After the (WannaCry) Affair: Six Tips To Evaluate Your Cyberinsurance
by Saad Gul and Michael E. Slipsky
As previously noted, a recent ransomware attack crippled over 75,000 computers worldwide. The United States was largely spared the brunt of the wave, thanks to a Microsoft patch that averted a full fledged meltdown.
We have previously highlighted that insurance must be an integral part of any cyber incident response. In life, an ounce of prevention is worth a pound of cure: this applies with exponentially greater force in insurance. Since Crassus started in ancient Rome, once the fire has started, insurance is available, if at all, only at prohibitive rates.
Not all cyber insurance policies are alike. In our experience, after assessing your own needs, here are six features to consider:
First and foremost, avoid the Act of War or Act of Terrorism Exclusions. Most cyber-attacks are attributed to foreign states or their affiliates. This exclusion could void coverage for the bulk of threats faced by an organization. Avoid.
Second, look at reporting requirements. Many incidents are not discovered till weeks, months, or even years after their occurrence. The famous OPM hack, resulting in the exfiltration of the security files of millions of federal employees and contractors, went undetected for 2 years. Policies must accommodate this reality. If necessary, purchase a tail policy. A single incident will justify the additional premium.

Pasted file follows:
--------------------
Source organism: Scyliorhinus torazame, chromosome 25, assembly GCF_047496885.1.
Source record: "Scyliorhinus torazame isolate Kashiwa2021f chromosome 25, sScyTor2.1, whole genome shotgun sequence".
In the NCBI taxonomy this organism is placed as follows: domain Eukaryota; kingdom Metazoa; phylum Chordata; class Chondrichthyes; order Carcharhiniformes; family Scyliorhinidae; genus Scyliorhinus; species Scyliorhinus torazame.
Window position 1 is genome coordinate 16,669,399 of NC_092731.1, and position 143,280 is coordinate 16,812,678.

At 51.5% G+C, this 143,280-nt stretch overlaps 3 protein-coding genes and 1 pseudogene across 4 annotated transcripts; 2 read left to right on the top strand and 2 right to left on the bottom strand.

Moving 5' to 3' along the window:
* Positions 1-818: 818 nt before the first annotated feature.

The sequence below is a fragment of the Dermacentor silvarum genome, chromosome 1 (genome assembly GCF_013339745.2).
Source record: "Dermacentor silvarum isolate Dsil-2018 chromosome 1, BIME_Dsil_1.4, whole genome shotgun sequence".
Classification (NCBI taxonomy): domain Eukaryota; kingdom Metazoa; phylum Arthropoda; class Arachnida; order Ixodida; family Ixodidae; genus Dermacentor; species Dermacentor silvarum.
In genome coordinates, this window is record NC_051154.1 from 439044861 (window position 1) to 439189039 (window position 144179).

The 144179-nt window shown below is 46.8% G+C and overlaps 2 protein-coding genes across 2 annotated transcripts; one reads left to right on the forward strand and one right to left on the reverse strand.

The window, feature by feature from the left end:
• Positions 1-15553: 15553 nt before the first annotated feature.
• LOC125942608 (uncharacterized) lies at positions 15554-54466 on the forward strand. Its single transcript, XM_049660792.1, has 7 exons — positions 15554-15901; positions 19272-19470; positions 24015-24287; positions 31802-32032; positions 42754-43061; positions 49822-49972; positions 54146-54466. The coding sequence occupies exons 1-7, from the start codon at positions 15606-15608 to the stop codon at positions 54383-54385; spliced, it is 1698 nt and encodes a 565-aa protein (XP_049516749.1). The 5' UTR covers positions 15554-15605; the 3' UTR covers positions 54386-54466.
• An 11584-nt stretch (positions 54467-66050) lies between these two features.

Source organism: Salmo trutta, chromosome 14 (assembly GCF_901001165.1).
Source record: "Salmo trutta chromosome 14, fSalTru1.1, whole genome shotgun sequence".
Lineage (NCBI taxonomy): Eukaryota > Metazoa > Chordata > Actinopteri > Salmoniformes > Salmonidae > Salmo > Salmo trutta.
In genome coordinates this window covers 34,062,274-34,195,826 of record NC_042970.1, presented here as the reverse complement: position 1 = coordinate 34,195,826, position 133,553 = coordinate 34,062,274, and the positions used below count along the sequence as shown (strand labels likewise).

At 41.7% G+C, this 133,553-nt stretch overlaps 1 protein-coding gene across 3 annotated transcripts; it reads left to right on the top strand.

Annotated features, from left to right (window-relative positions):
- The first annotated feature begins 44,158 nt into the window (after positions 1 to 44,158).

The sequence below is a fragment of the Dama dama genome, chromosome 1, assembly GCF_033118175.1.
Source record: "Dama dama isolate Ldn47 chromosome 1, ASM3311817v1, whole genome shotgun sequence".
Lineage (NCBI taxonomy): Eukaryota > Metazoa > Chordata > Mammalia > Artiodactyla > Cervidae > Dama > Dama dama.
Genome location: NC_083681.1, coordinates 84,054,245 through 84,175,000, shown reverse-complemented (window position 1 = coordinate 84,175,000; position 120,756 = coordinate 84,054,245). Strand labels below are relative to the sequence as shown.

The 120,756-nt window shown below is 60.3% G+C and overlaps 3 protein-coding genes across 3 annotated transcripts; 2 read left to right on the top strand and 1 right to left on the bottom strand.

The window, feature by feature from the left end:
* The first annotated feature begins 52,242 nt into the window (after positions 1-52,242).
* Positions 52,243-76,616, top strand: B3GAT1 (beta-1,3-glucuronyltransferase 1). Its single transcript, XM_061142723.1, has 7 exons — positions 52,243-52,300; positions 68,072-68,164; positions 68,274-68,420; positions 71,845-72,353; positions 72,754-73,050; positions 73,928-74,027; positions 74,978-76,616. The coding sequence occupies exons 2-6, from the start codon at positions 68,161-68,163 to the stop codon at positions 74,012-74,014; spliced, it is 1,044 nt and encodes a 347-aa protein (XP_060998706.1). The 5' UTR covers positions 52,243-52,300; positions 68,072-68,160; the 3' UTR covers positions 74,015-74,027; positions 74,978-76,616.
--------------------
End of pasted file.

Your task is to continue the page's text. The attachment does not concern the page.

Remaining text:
Third, examine third party coverage. This is particular significant with the expansion of cloud computing. If the breach occurs on the third party servers, standard ISO language may limit coverage. Plan accordingly.
Fourth, review employee exclusions. By far the single biggest cause of cyber incidents – even at the NSA – is human error. If an employee falls victim to a W-2 phishing scam, clicks on a link, or downloads something they should not have, verify coverage is available.
Fifth, and related to the last point: ensure that the “contractual exclusion” does not apply to cyber incidents. Most policies exclude coverage for contractual commitments. However, much of the damages from cyber intrusions arguably stem from a contract. A malicious wire transfer? Loss of payment information? You are going to be contractually obligated to reimburse the financial institution. Ensure that your coverage is similarly obligated.
Finally, the policy should cover regulatory compliance and legal costs. Some industries such as health (HIPAA) and finance (GLBA) are heavily regulated. States are increasingly imposing their own requirements in addition to the federal obligations. Even if you are spared a class action lawsuit, an internal investigation will be necessary, and a remedial plan and possibly monitoring instituted. The cyber insurance should address these as well.
The possible variants are endless – there is a reason the insurance industry introduces new products every year – but as always, the fundamentals remain the same. Ignore them at your peril. Or pick up the phone and give us a call.
Saad Gul and Mike Slipsky, editors of NC Privacy Law Blog, are partners with Poyner Spruill LLP. They advise clients on a wide range of privacy, data security, and cyber liability issues, including risk management plans, regulatory compliance, cloud computing implications, and breach obligations. Saad (@NC_Cyberlaw) may be reached at 919.783.1170 or email@example.com. Mike may be reached at 919.783.2851 or firstname.lastname@example.org.